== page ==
Shortly after we returned, a much cooler thing happened. I was sitting in the lounge, and Brian came up to me. He told me someone at the gate named Mackensen was asking for me. This was one of the guys that had a conversation with me the previous afternoon when the group took a walk around the block. I was just going to talk to him through the gate, but Brian went outside to talk to his friend Jean (“John”) so I too went outside the gate. Mackensen had some dolls he wanted to sell me, but I told him I wasn’t interested. So we talked instead. He told me lots of things – I don’t know where to start. He said he was a Christian since May 2003. He said he used to be a bad guy but is now a good guy because he believes in God. I asked him if we were in a good part of town and where the bad parts were, and he said there’s no reason to be worried if you believe in God. After a little while, Brian came up to me. He asked me if I would go with him and Jean to the gas station because Jean needed to buy gas to cook with. This was an exciting question, and I really wanted to say yes. However, I wasn’t sure if we were allowed to do this. We both remember reading the official rules that say you need to be in a group of at least two when leaving the compound, but talking to Marv gave me the impression that they would like things to be much more restrictive. After a moment of indecision I agreed to go with him. I told Mackensen that I bought a book to learn Creole, and he told me that he would be happy to teach me Creole. We went to the gas station. Brian helped Jean buy milk for his baby, and Mackensen started teaching me Creole and even quizzed me.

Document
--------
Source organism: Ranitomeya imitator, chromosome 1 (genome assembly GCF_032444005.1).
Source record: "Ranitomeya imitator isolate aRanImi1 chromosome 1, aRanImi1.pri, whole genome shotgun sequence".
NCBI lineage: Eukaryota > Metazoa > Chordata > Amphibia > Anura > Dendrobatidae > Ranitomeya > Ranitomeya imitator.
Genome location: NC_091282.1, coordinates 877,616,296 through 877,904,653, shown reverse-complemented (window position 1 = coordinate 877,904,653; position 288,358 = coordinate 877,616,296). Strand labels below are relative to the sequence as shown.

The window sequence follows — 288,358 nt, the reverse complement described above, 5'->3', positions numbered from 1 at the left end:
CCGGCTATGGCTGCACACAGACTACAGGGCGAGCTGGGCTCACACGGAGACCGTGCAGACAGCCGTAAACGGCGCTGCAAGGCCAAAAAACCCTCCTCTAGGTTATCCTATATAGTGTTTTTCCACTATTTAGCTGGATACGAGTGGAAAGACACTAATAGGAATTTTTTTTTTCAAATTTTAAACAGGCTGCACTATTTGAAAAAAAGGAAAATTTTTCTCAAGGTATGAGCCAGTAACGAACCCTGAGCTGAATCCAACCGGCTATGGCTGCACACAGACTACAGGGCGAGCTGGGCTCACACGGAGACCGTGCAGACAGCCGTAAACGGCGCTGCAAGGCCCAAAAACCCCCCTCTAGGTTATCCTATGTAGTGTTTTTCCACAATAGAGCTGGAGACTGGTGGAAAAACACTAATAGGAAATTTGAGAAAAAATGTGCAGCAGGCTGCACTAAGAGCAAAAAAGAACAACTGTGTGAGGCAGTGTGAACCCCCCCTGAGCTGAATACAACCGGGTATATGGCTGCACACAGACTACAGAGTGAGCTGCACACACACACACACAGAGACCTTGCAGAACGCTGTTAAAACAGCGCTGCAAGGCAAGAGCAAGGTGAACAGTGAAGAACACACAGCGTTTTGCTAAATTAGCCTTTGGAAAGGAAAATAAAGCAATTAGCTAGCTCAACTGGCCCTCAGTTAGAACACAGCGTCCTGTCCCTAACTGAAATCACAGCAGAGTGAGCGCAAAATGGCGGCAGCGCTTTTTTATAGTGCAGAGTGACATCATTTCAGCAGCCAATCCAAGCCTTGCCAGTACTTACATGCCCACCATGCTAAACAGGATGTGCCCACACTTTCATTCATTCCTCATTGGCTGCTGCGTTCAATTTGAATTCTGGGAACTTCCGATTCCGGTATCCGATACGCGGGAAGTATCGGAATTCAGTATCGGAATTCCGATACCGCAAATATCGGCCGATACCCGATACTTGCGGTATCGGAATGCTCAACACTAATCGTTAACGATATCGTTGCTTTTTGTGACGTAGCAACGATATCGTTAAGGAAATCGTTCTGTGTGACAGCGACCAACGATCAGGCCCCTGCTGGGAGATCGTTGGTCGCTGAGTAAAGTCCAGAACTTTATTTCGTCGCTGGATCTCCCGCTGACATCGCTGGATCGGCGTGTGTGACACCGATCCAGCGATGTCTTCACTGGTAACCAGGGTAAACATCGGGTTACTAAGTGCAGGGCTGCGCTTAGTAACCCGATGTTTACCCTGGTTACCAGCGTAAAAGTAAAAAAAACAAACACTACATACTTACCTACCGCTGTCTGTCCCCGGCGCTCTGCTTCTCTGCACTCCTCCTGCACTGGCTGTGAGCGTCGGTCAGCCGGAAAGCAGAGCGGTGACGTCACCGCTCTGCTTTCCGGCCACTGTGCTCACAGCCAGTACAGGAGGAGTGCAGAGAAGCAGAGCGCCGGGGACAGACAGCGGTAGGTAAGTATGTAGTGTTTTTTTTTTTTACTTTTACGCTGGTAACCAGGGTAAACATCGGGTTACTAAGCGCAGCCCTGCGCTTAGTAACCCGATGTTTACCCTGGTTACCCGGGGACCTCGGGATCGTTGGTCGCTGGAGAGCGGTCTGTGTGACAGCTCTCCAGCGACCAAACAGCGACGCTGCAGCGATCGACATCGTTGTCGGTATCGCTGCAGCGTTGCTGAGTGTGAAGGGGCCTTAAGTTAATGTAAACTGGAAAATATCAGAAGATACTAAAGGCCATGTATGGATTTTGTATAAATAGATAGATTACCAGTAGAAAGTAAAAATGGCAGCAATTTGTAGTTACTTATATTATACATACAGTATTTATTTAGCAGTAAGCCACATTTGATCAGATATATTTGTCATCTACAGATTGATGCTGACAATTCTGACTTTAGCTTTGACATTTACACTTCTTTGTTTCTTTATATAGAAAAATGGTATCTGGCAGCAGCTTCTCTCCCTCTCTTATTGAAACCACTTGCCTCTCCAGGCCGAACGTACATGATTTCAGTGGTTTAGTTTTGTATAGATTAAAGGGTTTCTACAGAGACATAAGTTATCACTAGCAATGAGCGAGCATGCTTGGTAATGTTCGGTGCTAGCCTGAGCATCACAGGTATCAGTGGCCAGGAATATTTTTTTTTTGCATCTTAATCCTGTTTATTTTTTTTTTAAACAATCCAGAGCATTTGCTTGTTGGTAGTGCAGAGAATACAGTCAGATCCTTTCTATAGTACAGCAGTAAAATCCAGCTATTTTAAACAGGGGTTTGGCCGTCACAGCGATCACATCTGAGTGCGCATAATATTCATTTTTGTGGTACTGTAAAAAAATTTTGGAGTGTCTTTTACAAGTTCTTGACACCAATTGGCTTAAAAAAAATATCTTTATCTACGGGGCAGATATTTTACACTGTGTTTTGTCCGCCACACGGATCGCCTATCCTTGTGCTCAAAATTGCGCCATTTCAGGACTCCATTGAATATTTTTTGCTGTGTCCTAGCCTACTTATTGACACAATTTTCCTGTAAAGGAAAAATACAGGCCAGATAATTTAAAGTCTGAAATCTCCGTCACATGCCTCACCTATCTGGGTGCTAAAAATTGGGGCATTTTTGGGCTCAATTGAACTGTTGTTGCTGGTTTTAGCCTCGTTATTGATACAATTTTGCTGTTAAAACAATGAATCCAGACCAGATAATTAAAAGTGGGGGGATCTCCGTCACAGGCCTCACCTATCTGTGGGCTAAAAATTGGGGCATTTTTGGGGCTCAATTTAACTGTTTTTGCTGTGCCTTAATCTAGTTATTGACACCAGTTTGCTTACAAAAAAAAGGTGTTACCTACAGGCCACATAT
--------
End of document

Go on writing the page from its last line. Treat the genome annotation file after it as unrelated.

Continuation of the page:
After we returned from the gas station, Brian asked me if I would like to go to Jean’s home. Would I ever! On the walk there, I asked Mackensen if he had a girlfriend. He said no, he was waiting for God to give him one – it had to be a special kind of girl. At some point, Kenore joined us. He was another guy I met by the basketball court on Friday. We walked up stairs and more stairs to get to Jean’s home. There were lots of shacks along the way except that they were made of block instead of wood. There were many people just hanging around that I exchanged a friendly “Bon soir” with.
Wednesday, February 8, 2005 – I talked with Mackensen again this evening. The last time we talked, I didn’t have much to say, but I promised I would have “some words” for him. I tried to think of something last night, but I couldn’t focus much and nothing came to mind. I finally thought of something cool that Tricia should appreciate. I also showed him some pictures – one of Tricia, one of my parents, one of some friends from college, and one of some friends from home.
My trip is nearing its end. Our flight home leaves Friday morning, so tomorrow is our last workday. It has the promise of being a hectic day because we will be trying to get as much done as possible before leaving, there will be a wedding at the guest house for one of the Haitian workers, we will be packing all of our check luggage, and there will probably be some last minute bargaining with the street vendors. Thursday’s plans were discussed after dinner, but it was brief because it’s not really planned out.